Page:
More than 30 protesters took to Village Square Park in Umatilla on Tuesday, June 9, to protest racial injustice and police brutality. Protesters chanted and carried signs in support of police reform and the Black Lives Matter movement for about an hour at the roadside followed by speeches in the park.

Soledad Estrada, of Umatilla, took the day off from work to come and join protesters. Estrada said she had attended protests in Hermiston over the last week and felt it was important to have her voice heard in her own town.

“A lot of people didn’t think our small towns would do this, so I’m excited that Hermiston did it and now Umatilla is doing it,” she said. “I’m excited that we have people who do care.”

Estrada said she felt driven to protest to protect her three young sons from racial injustice and police brutality in the future.

“Every time I hear about something like this happening it just hits close to home because my sons are Black,” said Estrada of the murder of George Floyd. “They’re going to grow up to be big and they might scare someone and get the cops called on them.”

Estrada said she felt it was important to speak up so that her sons could have a voice and to establish a dialogue between police and protesters. Estrada said she was pulled over in Umatilla on Monday night, June 8, for a broken taillight and felt as though the officer was afraid to approach the car when he saw that her boyfriend was Black.

“It shouldn’t be like that, we’re all people and we weren’t doing anything wrong,” she said. “It’s sad that they get intimidated just by the color of your skin.”

Estrada added that she didn’t think the officer was racist and was more a result of the recent backlash against police in general. Estrada said she has always had a pretty good relationship with the police in Umatilla, but felt as though it was a dialogue that needed to be started.

Among those organizing the protest was 17-year-old Umatilla High School student Alex Norris. Norris said he was inspired to act after seeing similar protests in Hermiston during the last week.

“I saw that there was one in Hermiston and I thought well, if Hermiston can do it, we can too,” he said. “We have a strong and great community here in Umatilla.”

Norris drew on his own experience as a member of the LGBTQ community and the criticism he has faced from people to motivate his support of the Black Lives Matter movement.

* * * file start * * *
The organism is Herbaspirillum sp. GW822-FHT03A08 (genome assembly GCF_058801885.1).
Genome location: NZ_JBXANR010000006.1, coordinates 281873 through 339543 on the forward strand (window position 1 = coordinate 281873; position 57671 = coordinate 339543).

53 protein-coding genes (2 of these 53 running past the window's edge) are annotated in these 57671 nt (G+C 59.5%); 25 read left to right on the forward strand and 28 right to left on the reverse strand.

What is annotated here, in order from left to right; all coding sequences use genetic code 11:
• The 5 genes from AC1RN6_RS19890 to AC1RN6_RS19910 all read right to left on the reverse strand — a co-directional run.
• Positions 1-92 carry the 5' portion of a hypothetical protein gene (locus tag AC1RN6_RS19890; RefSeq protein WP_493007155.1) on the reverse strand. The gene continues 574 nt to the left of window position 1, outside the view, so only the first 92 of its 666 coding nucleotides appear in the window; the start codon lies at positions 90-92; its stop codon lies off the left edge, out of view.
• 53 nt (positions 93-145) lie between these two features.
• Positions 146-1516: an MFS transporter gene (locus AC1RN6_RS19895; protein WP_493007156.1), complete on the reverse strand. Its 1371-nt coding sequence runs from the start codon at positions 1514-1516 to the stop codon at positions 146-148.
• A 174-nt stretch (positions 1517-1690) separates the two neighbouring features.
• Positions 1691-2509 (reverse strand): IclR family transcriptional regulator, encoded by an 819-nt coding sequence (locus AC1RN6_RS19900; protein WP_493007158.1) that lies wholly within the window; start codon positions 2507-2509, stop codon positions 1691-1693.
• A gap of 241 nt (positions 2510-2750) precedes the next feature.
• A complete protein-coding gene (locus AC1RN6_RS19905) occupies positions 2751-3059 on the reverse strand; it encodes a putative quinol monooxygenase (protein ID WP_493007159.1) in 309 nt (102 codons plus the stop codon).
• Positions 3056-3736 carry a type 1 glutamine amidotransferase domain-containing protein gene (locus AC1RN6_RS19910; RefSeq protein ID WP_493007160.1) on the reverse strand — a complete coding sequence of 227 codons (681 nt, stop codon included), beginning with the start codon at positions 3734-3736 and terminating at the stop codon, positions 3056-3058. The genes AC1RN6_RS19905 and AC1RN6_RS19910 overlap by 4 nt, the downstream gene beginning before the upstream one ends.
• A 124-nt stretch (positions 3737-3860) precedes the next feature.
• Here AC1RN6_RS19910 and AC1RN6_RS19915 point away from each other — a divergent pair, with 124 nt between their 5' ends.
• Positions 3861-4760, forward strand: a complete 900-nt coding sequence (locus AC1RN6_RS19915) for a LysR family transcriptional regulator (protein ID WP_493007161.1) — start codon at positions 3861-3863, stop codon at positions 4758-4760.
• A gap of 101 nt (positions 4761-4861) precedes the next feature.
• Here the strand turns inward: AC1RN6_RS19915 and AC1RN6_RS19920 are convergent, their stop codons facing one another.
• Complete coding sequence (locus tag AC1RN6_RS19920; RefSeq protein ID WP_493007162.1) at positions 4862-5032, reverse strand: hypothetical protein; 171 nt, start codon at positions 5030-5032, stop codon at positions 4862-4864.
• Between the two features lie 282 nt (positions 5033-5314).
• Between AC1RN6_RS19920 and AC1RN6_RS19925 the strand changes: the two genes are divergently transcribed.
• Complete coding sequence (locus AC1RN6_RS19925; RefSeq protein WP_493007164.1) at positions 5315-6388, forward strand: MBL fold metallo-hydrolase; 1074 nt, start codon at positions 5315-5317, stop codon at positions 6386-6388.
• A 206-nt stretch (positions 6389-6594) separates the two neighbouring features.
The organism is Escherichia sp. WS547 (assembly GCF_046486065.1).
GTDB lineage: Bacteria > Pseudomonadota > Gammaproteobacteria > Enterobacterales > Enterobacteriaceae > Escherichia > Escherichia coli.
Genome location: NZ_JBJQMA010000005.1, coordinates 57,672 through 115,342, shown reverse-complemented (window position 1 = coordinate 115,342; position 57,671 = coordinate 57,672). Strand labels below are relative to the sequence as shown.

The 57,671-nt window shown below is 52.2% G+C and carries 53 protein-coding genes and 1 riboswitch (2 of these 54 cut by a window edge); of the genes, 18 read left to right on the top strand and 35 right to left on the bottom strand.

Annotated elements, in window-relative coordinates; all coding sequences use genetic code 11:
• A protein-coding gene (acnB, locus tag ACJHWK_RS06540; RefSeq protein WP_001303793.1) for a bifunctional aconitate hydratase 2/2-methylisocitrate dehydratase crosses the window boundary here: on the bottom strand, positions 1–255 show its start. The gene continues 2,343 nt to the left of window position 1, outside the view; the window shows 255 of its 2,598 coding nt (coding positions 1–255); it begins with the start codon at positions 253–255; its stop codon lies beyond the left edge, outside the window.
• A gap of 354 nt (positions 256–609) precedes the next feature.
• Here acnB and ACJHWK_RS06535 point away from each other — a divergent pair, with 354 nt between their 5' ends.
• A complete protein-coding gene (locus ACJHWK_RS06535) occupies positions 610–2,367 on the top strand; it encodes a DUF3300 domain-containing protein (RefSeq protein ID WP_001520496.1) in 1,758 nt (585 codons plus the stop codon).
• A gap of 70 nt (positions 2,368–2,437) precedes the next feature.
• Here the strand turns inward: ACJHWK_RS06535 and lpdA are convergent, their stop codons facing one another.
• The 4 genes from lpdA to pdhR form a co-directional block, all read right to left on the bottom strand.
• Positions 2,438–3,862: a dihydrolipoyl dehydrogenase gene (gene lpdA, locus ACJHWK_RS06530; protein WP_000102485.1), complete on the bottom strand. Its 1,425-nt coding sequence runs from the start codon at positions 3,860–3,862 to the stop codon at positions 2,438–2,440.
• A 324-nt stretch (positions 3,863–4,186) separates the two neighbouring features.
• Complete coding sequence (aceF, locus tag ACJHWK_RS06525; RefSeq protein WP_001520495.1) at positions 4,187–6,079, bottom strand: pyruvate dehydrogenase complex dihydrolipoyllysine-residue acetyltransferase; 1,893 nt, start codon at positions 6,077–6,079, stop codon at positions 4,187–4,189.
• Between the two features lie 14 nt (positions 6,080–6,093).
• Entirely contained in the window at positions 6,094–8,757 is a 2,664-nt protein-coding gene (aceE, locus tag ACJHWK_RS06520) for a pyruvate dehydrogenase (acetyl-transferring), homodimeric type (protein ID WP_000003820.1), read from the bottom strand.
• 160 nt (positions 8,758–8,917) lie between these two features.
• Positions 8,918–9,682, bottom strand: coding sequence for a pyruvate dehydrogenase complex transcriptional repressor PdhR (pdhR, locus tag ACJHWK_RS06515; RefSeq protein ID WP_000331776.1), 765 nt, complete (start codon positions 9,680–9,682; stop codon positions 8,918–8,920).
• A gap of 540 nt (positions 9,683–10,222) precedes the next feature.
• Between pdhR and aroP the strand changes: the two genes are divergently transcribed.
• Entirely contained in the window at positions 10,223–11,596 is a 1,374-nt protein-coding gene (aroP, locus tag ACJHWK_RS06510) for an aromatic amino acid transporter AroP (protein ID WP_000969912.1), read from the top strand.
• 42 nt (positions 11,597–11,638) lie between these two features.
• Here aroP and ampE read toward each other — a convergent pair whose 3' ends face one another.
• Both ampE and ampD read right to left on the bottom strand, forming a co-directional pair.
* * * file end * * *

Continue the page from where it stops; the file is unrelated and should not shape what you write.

“I’m part of the LGBT community and I’ve been criticized before because of who I am,” said Norris. “I can’t say I know exactly what they’re going through, but I have something similar I can compare it to.”

Norris said recent events with the killing of George Floyd, Breonna Taylor and widespread protests inspired him to help spearhead protests in Umatilla.

University of Oregon student Elizabeth Loera helped Norris organize the June 9 protest. Loera, who grew up in Umatilla, said she wanted to bring a voice to the people of Umatilla without having to go to larger cities.

“I thought Umatilla is a really small town and we haven’t seen any change or protests going on here,” Loera said.

Loera said she thought that people in Umatilla needed to know they had support and that the Black Lives Matter movement wasn’t limited to big cities adding that protesting at the local level can often see real change.

“It’s important to start here locally so that we can see actual change,” Loera said. “I think choosing to protest is my way of doing something about what’s going on.”

Loera was among several speakers at the event and spent much of the first hour parading the sidewalk with a megaphone leading chants alongside Norris.

“Being able to protest, you can come together and create change,” Loera said. “We can demonstrate to the community driving by what we believe in and that we are here for our Black brothers and sisters.”

Both Loera and Norris said that turnout was better than expected and they intend to continue protesting and are working to organize additional protests in the future.

“There’s change coming, it’s an uprising,” said Loera. “I’m looking forward to this generation and the momentum that we’re building.”

Recommended for you

(0) comments

Welcome to the discussion.

Keep it Clean. Please avoid obscene, vulgar, lewd, racist or sexually-oriented language.
PLEASE TURN OFF YOUR CAPS LOCK.
Don't Threaten. Threats of harming another person will not be tolerated.
Be Truthful. Don't knowingly lie about anyone or anything.
Be Nice. No racism, sexism or any sort of -ism that is degrading to another person.
Be Proactive. Use the 'Report' link on each comment to let us know of abusive posts.
Share with Us. We'd love to hear eyewitness accounts, the history behind an article.